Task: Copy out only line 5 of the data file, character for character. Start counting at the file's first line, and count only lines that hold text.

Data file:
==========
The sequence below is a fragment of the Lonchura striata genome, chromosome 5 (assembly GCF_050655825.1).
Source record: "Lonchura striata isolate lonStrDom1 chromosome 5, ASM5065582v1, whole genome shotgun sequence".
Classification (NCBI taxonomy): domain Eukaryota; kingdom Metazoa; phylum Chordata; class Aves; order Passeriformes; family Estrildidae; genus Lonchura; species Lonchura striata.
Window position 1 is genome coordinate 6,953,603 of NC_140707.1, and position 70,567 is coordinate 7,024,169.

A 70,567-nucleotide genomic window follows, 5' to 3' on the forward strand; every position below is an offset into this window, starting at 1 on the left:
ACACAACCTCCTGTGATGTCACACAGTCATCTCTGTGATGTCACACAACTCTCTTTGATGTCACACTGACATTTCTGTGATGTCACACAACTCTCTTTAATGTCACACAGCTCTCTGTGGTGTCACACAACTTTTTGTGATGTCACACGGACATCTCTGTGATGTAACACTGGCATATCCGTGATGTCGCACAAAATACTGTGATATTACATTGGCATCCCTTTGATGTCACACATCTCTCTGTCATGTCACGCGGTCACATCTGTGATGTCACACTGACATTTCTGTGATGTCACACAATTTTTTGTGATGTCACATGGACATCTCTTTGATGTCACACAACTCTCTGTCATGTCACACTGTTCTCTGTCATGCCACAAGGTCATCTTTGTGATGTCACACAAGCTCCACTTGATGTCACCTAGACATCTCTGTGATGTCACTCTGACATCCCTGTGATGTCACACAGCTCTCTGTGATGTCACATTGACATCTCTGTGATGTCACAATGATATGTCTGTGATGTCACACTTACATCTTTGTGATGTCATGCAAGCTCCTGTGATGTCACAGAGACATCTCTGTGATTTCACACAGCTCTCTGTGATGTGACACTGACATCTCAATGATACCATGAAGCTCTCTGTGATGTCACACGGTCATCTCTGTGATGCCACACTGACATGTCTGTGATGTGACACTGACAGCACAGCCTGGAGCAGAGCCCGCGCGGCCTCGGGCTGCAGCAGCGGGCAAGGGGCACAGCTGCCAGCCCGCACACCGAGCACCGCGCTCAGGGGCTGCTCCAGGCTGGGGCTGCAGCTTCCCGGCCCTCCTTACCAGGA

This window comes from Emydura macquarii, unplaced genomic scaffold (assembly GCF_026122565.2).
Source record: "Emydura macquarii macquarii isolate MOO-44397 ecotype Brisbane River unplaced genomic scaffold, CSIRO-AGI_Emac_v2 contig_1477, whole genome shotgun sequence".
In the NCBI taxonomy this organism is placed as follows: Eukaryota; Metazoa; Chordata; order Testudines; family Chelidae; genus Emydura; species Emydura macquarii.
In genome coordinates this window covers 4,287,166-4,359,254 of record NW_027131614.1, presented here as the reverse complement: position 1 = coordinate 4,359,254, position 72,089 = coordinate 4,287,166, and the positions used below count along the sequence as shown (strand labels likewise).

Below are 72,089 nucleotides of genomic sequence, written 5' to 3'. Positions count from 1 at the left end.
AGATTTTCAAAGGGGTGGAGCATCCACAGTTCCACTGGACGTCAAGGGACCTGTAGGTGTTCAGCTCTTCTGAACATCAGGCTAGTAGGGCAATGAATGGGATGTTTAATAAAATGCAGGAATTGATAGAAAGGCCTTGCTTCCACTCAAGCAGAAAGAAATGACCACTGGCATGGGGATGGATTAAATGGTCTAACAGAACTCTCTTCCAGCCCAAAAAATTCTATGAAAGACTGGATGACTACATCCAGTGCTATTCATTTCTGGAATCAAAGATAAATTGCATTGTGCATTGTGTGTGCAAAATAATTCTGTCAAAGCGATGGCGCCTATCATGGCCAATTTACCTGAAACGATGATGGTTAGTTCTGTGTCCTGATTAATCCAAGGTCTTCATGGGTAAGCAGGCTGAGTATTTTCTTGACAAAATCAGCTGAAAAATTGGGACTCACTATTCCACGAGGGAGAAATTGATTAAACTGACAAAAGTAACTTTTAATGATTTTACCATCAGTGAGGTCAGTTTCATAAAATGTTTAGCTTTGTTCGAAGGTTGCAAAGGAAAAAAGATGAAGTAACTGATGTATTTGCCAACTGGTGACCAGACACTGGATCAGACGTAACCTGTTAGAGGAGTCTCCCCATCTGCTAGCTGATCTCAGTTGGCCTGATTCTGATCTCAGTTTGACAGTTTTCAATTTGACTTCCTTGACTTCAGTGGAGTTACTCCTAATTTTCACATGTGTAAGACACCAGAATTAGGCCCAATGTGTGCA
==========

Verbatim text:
A 70,567-nucleotide genomic window follows, 5' to 3' on the forward strand; every position below is an offset into this window, starting at 1 on the left: